This is VICE intern Matt James-Wilson with Kendra Yee, showing off his art magazine, Forge. I don't take credit for his success but I'm sure I will very, very soon. Check back next week to see if Matt did something that I am taking credit for.
This is Dean Haspiel. The only person I've seen consistently at MoCCA since 2002. Dean is consistent, and I appreciate his reliability.
Here are reviews of some things.
#1. Last Man 5: The Order by Balak, Michaël Sanlaville, and Bastien Vivès (First Second)
I've been eagerly awaiting this book since I finished reading the fourth Last Man book in December. When I pulled it out of the envelope, I said, "Oh, YEAH" aloud. I read it in about an hour and immediately began fiending for volume six, which isn't due out until November.
The Last Man books are the best action adventure comics being made right now. The art is beautiful, and the story is fun. It's like Stephen King's Dark Tower series and Akira Toriyama's Dragon Ball were filtered through European comics sensibilities. Next time you're at the comic store buy all five volumes at once.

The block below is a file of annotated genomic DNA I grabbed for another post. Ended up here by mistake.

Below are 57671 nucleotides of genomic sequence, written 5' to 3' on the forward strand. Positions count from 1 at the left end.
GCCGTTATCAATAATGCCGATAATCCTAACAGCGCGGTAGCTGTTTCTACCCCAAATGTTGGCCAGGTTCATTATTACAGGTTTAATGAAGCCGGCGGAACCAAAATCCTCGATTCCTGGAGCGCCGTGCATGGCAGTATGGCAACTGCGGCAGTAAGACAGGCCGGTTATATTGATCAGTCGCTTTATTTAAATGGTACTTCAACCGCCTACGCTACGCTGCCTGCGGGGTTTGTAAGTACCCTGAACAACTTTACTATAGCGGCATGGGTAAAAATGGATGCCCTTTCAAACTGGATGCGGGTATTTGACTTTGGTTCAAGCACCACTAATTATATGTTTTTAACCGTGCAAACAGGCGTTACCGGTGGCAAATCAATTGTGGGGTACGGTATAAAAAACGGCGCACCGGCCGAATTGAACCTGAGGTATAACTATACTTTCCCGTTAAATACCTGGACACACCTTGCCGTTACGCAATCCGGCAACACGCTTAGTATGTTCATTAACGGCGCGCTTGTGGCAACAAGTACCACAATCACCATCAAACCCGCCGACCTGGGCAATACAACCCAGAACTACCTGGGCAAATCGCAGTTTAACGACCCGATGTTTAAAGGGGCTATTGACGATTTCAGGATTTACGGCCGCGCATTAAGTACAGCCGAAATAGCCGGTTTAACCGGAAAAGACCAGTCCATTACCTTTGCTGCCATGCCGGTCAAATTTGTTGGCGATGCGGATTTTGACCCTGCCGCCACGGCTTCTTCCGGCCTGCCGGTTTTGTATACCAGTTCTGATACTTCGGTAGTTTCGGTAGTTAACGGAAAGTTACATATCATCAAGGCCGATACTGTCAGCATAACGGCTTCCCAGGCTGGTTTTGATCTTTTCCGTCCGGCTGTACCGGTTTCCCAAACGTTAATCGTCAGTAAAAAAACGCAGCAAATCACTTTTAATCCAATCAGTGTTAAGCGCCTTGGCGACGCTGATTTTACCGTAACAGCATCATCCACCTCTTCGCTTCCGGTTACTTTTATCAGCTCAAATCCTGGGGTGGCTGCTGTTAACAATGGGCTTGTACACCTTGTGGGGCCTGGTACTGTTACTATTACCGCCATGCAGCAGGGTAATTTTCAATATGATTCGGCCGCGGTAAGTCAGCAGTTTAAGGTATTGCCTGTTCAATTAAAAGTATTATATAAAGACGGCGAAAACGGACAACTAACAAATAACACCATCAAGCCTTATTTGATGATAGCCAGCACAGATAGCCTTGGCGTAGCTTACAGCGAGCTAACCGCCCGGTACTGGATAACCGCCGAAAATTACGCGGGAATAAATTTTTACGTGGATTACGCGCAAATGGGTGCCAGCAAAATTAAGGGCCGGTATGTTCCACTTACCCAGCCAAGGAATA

Buy Last Man 5.
#2. Shigeru Mizuki's Kitaro: The Birth of Kitaro by Shigeru Mizuki (Drawn & Quarterly)
This book collects early Kitaro comics from 1967–68. Kitaro is a yokai child raised by humans. Yokai are Japanese forest monsters and they've been part of Japan's myths for centuries. Kitaro helps solve yokai-related problems, often caused by his rodent yokai-friendly enemy, Nezumi Otoko. The comics in this book are some awesome, fun, and morbid Japanese greatness. Art made about Japanese ghosts and demons is some of the best stuff ever made, and this book is the best of the best.
#3. Dragon Ball Full Color Freeza Arc 1 and 2 by Akira Toriyama (Viz Media)